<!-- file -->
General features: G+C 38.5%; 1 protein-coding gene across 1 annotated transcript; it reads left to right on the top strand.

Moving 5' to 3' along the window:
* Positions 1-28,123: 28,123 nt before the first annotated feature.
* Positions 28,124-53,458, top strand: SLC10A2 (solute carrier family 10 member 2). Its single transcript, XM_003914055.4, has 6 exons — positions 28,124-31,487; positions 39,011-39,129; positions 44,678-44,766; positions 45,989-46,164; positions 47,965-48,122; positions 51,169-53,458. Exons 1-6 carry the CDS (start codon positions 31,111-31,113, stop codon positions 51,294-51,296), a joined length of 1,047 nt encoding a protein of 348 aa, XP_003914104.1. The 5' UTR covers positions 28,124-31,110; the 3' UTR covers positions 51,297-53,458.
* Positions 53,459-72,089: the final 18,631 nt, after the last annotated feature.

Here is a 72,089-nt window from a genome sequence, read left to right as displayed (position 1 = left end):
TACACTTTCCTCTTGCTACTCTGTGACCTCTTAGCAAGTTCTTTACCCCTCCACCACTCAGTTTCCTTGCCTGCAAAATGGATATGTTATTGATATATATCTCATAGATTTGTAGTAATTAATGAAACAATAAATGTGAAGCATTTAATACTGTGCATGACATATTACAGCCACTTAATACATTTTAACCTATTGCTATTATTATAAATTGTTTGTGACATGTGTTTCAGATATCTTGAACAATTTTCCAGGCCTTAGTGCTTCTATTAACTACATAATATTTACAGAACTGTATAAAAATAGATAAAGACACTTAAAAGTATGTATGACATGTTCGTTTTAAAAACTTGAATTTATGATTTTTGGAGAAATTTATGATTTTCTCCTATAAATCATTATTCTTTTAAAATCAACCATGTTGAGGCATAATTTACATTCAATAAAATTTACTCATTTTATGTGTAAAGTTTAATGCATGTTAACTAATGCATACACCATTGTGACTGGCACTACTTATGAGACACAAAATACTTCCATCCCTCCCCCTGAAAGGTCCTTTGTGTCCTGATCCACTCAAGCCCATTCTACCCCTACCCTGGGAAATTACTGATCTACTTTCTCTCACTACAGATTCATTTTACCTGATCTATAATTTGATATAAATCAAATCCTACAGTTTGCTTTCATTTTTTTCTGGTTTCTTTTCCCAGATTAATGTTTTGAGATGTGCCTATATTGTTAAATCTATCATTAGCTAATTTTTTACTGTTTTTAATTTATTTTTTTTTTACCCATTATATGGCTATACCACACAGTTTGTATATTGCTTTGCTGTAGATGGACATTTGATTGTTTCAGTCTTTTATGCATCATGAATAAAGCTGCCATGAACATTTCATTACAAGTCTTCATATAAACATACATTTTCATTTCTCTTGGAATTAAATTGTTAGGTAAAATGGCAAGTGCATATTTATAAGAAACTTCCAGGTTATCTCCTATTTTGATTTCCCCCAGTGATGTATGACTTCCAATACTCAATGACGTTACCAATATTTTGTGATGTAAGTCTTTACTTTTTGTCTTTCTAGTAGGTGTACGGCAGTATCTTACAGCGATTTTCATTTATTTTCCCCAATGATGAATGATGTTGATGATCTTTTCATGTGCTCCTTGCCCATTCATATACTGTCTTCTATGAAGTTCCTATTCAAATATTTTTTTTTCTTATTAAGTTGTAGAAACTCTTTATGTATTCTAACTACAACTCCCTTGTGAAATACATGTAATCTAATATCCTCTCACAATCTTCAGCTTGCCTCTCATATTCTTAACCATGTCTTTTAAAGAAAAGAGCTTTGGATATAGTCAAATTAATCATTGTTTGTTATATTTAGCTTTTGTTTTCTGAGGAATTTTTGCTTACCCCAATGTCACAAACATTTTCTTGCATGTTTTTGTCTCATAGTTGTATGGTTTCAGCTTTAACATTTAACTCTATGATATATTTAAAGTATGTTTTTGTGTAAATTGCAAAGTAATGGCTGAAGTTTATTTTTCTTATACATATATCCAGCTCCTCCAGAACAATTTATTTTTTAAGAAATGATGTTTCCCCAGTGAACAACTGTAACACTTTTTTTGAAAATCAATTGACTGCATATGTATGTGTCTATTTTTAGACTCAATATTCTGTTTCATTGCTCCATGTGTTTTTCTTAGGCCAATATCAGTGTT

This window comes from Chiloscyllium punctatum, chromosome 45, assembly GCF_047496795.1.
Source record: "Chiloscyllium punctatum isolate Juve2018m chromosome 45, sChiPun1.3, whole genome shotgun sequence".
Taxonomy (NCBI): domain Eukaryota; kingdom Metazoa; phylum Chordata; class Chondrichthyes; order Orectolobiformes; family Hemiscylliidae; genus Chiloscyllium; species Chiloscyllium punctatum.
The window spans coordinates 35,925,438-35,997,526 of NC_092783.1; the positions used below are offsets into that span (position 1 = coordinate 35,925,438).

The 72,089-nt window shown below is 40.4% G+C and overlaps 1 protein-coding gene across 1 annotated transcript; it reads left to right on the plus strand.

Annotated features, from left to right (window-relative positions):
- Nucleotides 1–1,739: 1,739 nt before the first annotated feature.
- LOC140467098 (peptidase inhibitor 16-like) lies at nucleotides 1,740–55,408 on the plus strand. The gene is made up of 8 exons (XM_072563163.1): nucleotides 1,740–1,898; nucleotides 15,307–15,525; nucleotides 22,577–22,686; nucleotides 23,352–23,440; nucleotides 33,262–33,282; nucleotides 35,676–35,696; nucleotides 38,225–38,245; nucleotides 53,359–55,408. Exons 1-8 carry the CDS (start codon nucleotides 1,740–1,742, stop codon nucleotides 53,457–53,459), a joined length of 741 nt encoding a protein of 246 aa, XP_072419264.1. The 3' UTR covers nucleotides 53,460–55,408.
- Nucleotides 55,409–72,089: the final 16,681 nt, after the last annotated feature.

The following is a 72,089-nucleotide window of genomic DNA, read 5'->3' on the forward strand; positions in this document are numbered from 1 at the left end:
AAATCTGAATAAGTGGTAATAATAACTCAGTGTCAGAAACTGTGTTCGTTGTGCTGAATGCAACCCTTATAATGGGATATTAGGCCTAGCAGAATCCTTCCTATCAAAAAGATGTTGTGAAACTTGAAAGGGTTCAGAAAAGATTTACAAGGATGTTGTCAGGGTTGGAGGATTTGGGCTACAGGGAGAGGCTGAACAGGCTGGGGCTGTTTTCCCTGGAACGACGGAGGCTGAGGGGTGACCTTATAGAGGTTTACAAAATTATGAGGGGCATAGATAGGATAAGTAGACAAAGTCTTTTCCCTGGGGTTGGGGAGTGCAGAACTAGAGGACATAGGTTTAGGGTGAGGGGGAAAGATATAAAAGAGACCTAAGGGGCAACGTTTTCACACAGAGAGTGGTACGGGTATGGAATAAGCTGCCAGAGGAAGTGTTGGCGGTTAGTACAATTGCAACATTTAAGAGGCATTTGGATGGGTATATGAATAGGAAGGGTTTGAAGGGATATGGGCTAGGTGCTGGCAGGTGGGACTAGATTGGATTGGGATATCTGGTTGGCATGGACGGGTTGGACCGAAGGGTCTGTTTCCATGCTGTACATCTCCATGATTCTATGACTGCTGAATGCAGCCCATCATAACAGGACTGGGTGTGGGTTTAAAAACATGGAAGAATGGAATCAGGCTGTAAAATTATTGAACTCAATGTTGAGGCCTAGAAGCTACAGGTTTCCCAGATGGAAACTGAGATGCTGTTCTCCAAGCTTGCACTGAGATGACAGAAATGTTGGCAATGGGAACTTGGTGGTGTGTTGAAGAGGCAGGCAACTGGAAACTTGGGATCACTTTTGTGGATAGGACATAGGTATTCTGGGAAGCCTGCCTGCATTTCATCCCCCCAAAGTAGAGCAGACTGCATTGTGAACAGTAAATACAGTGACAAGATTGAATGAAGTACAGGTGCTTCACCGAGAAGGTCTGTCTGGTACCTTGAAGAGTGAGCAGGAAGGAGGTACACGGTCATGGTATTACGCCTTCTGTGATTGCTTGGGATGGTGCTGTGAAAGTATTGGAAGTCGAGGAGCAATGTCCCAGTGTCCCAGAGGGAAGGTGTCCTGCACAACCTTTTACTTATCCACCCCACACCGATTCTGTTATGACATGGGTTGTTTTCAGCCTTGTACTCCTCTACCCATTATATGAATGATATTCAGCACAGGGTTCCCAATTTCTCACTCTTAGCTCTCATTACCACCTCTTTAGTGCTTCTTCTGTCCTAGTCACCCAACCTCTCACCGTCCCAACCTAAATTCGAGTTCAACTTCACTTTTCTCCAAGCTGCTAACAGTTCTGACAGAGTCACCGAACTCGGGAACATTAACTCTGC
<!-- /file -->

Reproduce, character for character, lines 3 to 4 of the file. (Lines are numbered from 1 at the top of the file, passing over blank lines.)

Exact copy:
* Positions 1-28,123: 28,123 nt before the first annotated feature.
* Positions 28,124-53,458, top strand: SLC10A2 (solute carrier family 10 member 2). Its single transcript, XM_003914055.4, has 6 exons — positions 28,124-31,487; positions 39,011-39,129; positions 44,678-44,766; positions 45,989-46,164; positions 47,965-48,122; positions 51,169-53,458. Exons 1-6 carry the CDS (start codon positions 31,111-31,113, stop codon positions 51,294-51,296), a joined length of 1,047 nt encoding a protein of 348 aa, XP_003914104.1. The 5' UTR covers positions 28,124-31,110; the 3' UTR covers positions 51,297-53,458.